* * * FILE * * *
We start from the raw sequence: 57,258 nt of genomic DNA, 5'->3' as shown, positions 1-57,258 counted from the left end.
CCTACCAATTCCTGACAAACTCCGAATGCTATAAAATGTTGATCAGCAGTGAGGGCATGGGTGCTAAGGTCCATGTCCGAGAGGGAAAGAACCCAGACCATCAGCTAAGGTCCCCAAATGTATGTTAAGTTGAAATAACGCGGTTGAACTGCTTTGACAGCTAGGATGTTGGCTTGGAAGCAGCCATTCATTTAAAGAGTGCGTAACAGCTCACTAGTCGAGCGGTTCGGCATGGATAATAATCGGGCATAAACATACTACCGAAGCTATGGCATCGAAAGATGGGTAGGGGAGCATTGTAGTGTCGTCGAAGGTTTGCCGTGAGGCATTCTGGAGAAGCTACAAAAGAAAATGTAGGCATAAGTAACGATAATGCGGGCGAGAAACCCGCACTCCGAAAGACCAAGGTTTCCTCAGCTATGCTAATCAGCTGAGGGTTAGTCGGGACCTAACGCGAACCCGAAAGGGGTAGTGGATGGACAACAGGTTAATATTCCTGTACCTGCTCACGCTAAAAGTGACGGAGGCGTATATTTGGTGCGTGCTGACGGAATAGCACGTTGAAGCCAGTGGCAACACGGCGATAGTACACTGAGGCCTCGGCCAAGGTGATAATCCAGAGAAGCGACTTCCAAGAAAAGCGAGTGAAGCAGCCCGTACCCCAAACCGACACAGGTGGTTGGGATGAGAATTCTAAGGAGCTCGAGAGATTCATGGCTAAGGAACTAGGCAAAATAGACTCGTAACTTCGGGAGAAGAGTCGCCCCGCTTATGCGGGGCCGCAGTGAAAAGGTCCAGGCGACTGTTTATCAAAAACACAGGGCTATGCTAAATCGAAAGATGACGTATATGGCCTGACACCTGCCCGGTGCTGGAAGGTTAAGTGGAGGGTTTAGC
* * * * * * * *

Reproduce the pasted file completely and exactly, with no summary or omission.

We start from the raw sequence: 57,258 nt of genomic DNA, 5'->3' as shown, positions 1-57,258 counted from the left end.
CCTACCAATTCCTGACAAACTCCGAATGCTATAAAATGTTGATCAGCAGTGAGGGCATGGGTGCTAAGGTCCATGTCCGAGAGGGAAAGAACCCAGACCATCAGCTAAGGTCCCCAAATGTATGTTAAGTTGAAATAACGCGGTTGAACTGCTTTGACAGCTAGGATGTTGGCTTGGAAGCAGCCATTCATTTAAAGAGTGCGTAACAGCTCACTAGTCGAGCGGTTCGGCATGGATAATAATCGGGCATAAACATACTACCGAAGCTATGGCATCGAAAGATGGGTAGGGGAGCATTGTAGTGTCGTCGAAGGTTTGCCGTGAGGCATTCTGGAGAAGCTACAAAAGAAAATGTAGGCATAAGTAACGATAATGCGGGCGAGAAACCCGCACTCCGAAAGACCAAGGTTTCCTCAGCTATGCTAATCAGCTGAGGGTTAGTCGGGACCTAACGCGAACCCGAAAGGGGTAGTGGATGGACAACAGGTTAATATTCCTGTACCTGCTCACGCTAAAAGTGACGGAGGCGTATATTTGGTGCGTGCTGACGGAATAGCACGTTGAAGCCAGTGGCAACACGGCGATAGTACACTGAGGCCTCGGCCAAGGTGATAATCCAGAGAAGCGACTTCCAAGAAAAGCGAGTGAAGCAGCCCGTACCCCAAACCGACACAGGTGGTTGGGATGAGAATTCTAAGGAGCTCGAGAGATTCATGGCTAAGGAACTAGGCAAAATAGACTCGTAACTTCGGGAGAAGAGTCGCCCCGCTTATGCGGGGCCGCAGTGAAAAGGTCCAGGCGACTGTTTATCAAAAACACAGGGCTATGCTAAATCGAAAGATGACGTATATGGCCTGACACCTGCCCGGTGCTGGAAGGTTAAGTGGAGGGTTTAGC